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Bodies Bodies Bodies is a tense, dark horror-comedy… a slasher… whodunnit… with Y.A. melodrama in the mix as well.
It’s an enjoyable genre time delivered in slick fashion by actress-turned director Halina Reijn – making her second feature as director following 2019 Dutch drama Instinct. This the first produced screenplay from screenwriter Sarah DeLappe, writing from a story by Kristen Rupenian.
It’s a pretty straightforward premise: A wealthy group of young adults in their 20s get together at a remote mansion with a plan to party it up during a storm. Everything goes downhill when they decide to play “Bodies Bodies Bodies”, a type of murder in the dark mystery game where a victim gets tapped on the should and the rest of the players have to guess who the killer is. Well, it doesn’t take long before there’s a victim – a real victim. Yes, someone turns up dead, and one argumentative and very bloody night unfolds.
Our initial protagonists are new couple Sophie and Bee, played by Amandla Stenberg and Maria Bakalova respectively. Bee is meeting everyone for the first time, so she serves as point of view of sorts in the early stages as we meet these people and get to know the various dynamics at play. Among the partiers: David (Pete Davidson), Emma (Chase Sui Wonders), Jordan (Myha’la Herrold), Alice (Rachel Sennott), and Alice’s much-older boyfriend, Greg (Lee Pace).
While Sophie and Bee are our protagonists at first, that’s mostly to help us out in the overall character set up. But once the mayhem begins, we don’t really have a clear person to side with, which is both a plus and a negative.
It’s a plus, because the craziness that unfolds is mostly related to how each character breaks down over the course of the night, as well as the bonkers ways that events escalate as suspicions arise and the body count grows. Delappe’s screenplay smartly drip feeds little character reveals here and there, providing further reason for the craziness and to keep us, the viewer, on our toes as we also attempt to play detective.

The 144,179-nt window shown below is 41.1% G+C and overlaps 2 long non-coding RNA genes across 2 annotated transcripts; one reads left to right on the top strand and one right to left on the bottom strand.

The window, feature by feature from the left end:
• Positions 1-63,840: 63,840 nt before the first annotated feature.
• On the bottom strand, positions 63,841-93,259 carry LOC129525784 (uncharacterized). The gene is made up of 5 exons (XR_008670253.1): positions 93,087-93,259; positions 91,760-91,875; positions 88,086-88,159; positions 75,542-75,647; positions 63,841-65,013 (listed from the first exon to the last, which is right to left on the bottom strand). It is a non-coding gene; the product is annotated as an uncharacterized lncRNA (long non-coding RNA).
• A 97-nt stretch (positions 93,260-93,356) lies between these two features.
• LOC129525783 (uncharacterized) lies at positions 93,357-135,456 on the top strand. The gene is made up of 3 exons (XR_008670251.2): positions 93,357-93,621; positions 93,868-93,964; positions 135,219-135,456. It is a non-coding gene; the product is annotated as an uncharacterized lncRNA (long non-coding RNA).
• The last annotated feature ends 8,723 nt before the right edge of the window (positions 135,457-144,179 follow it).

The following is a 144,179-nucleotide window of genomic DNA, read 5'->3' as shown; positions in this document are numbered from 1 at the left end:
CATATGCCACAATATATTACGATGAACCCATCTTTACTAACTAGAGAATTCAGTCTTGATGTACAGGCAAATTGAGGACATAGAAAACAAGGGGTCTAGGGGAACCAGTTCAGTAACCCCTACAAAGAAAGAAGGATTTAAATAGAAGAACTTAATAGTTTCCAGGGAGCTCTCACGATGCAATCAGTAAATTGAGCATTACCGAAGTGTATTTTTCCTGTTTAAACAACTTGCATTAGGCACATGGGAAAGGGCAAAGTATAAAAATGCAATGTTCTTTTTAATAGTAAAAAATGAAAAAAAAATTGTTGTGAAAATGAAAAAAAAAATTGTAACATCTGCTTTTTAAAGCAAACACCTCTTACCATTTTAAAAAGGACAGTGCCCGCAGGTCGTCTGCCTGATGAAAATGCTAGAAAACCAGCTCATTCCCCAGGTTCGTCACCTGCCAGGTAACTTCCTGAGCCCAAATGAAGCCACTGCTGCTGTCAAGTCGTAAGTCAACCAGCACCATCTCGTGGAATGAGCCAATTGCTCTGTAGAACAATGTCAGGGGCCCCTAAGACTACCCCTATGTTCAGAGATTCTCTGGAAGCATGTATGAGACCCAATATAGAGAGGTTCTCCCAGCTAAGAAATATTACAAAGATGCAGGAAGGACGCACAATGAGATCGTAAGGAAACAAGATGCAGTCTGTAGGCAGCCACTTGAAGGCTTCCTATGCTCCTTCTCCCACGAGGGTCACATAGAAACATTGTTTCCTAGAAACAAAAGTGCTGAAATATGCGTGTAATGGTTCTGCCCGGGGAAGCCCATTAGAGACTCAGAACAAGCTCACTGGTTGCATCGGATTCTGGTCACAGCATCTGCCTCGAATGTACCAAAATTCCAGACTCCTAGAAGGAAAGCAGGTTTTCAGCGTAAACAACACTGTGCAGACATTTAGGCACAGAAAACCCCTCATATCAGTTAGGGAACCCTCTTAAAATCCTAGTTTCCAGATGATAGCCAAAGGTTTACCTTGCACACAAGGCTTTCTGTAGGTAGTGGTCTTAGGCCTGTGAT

The negative – and it’s not too much of a negative, I should point out – is that there’s often no one to really side with. So, while there’s certainly tension as to who’s going to get it or who could be accused next, I found that I didn’t really care if they all died by the end of the night. Perhaps the tension could have been racked up a little more had we been given someone to root for.
Still, that aside, the film works well – and it’s fueled by much stronger acting than this type of horror-comedy is often provided. The cast is great, and give immersive, natural performance that make scenes almost feel improvised. They’re talking over each, laying in spiteful jabs, crying, throwing in ultra-sarcastic one-liners – all while ensuring the film’s edge of deadpan humour is kept at the forefront. It’s a really good ensemble, with particular standout turns from Maria Bakalova (who was fantastic in 2020’s Borat sequel) and actress-comedian Rachel Sennott.
Part of your enjoyment of Bodies Bodies Bodies could be determined by how aware you are of the many references to today’s pop culture and the state of things for Gen Z. It’s often heavy on the satire, which of course mostly works if you have an idea of what’s in the satirical spotlight. That being said, it’s broad enough that I think most viewers will be able to get on its wavelength quite easily.
If you’re on board solely for the horror-slasher angle, though, you may be a little disappointed. You will have tension, you will have kills, but this is firmly angled to the generational satire and dark comedy side of things.
The film moves along at a nice, tense pace, although there are a few moments that feel repetitive, with the suspicion-blame-escalation-death pattern sometimes teetering on monotonous. But, thankfully, it doesn’t quite get to the negative, thanks the aforementioned performances and DeLappe’s cracking screenplay.
Director Halina Reijn has a strong eye and gives this film a polished, stylish look throughout. Working again with cinematographer Jasper Wolf, who lensed her 2019 film Instict, Reijn manages to craft some visually striking moments in this domestic, often dark setting. I’m very keen to see what she has in store in future.
Bodies Bodies Bodies has strong performances, an amusing screenplay, and confident direction. I enjoyed the ride for the most part – and I dug the ending as well. Although, I can see why some people could be left disappointed with the final turn.
‘Bodies Bodies Bodies’ opened in Australian cinemas on September 15th and U.S. cinemas on August 5th.